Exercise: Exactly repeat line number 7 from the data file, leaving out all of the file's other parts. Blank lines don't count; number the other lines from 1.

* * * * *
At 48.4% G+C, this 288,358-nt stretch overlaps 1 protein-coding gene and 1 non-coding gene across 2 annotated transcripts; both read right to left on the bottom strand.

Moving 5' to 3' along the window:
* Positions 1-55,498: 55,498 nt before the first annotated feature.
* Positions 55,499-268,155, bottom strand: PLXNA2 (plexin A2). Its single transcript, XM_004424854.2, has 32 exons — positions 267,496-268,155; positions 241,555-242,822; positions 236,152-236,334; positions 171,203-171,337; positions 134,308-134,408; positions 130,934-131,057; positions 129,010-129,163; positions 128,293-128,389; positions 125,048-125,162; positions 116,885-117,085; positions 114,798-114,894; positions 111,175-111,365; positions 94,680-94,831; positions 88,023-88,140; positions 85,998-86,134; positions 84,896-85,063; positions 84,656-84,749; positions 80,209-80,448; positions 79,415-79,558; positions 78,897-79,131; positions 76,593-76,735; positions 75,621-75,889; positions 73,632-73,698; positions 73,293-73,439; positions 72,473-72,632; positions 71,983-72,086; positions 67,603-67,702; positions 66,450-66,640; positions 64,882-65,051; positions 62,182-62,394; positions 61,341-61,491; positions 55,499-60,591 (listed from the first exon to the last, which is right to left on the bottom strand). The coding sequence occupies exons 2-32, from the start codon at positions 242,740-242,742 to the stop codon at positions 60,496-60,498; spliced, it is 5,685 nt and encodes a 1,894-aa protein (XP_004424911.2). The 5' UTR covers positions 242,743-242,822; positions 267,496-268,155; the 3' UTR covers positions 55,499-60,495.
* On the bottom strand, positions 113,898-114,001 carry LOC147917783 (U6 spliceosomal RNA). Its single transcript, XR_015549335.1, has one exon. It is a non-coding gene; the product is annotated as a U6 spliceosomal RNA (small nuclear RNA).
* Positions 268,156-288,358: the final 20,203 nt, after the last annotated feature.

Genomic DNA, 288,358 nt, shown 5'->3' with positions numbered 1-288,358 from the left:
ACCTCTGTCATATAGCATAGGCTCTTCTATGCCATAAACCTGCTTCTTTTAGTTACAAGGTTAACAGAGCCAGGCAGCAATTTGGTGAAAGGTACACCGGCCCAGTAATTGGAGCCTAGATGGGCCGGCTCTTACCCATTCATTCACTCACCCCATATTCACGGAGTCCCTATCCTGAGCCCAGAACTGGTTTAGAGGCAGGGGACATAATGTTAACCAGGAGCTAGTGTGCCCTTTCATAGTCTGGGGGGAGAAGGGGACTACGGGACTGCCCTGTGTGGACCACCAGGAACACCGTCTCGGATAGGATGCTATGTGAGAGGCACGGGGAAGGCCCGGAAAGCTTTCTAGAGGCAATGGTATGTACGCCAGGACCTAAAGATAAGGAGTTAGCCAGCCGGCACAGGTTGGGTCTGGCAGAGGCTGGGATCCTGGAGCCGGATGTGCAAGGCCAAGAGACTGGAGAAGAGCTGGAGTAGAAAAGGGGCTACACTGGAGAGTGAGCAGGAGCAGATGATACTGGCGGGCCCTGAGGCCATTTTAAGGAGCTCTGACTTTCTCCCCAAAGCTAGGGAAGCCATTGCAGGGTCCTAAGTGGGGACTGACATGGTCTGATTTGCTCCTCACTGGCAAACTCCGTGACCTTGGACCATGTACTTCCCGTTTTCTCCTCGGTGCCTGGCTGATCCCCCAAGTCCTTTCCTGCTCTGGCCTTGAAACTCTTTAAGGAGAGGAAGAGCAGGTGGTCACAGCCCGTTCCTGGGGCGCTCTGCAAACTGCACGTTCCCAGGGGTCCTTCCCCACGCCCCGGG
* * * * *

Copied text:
Genomic DNA, 288,358 nt, shown 5'->3' with positions numbered 1-288,358 from the left: